Big Basket is about convenience so how are you using data in giving better customer experience?
One of the biggest USPs that the online grocery store offers is convenience. Can I get my order delivered at home? I don’t have to spend time and I don’t have to go to the store and spend hours in the aisle. One of the things we’re trying to do is to make sure that this trend transcends to shopping online. One thing that we’re trying to create is the fastest possible shopping experience on site. Our goal is to get regular customers to check out in two-three minutes. Today, they take 18 to 20 minutes. How do we do that? We’re building what we call a ‘Smart Basket.’ A Smart Basket is a device or a programme which is for any existing customer. After a customer has placed about 10 orders or so, it will start recommending what the customer should order. It will look at the past order history of the customer, predict what the customer needs at that point in time and actually create a basket of what the customer should buy. It does this by looking at standard deviation, interval of ordering, what categories that they buy and it also makes intelligent recommendations. It does not necessarily assume that you are going to buy what you have before. But it actually calculates, for example, you’ve bought rice three days back and your normal ordering frequency for ordering rice is once in a month. It is not going to recommend rice to you. It’ll recommend a product that you may buy at an interval of three days. Therefore, the Smart Basket is intelligent enough to calculate and compute a customer’s basket every time a customer logs in. It is based on the past history of the customer, how similar sets of customers buy and based on what the customer is potentially likely to buy. Therefore, the idea is really that if the customer uses a Smart Basket, they should be able to pick 80 to 90 percent of the items they regularly buy in just a couple of minutes. This makes it extremely convenient for customers and we believe that if customers use this, they will get hooked onto online grocery buying. It will make it a lot simpler and easier for them.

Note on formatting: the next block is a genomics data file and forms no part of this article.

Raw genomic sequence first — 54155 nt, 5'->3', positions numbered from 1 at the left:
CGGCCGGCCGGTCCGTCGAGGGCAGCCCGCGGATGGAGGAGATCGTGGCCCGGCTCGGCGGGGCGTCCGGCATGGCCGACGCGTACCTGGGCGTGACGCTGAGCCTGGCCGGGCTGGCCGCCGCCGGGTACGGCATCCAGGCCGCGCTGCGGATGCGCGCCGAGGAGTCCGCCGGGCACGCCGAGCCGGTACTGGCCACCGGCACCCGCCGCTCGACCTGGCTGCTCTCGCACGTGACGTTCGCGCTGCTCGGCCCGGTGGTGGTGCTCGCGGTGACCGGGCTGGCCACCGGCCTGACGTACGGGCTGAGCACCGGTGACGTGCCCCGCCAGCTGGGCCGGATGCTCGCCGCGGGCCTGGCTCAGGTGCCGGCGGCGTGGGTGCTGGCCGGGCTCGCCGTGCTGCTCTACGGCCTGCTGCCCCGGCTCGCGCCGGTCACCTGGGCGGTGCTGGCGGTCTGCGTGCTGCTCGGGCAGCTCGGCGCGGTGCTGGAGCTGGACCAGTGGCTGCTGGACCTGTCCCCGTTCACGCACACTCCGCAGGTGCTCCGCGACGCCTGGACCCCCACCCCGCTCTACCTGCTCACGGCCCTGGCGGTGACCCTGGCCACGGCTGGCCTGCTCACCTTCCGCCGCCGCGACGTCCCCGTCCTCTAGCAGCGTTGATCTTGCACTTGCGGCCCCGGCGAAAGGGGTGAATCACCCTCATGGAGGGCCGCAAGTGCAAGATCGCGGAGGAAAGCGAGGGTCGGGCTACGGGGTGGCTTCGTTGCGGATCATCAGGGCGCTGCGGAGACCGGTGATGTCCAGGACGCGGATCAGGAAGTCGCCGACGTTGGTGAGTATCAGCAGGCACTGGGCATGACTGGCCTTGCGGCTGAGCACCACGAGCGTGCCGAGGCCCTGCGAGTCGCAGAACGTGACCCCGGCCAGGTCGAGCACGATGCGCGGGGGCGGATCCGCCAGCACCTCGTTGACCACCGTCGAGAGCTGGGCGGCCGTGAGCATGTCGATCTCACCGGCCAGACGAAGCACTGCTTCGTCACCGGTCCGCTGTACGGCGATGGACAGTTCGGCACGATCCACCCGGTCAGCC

The other place that we really use analytics is to figure out what UI and Ux to present to a customer. We look at the data of how customers navigate the site, use the app and figure out how much time they are spending there. Are they finding any difficulty in finding something on the site? Are they getting enough information? Are they spending a lot of time finding a particular set of category of products? We designed the site around what we think is the best way a customer navigates. For example, one of the things we discovered when we were doing this is that new customers don’t know what kind of guarantees we offer. So, one of the first things that customers see now is that we offer no questions asked return guarantee. This reassures new customers. The idea is to really bring messages and navigation which is customised to a particular set of customers. For this we use analytics and data to look at how the customers behave to deliver this.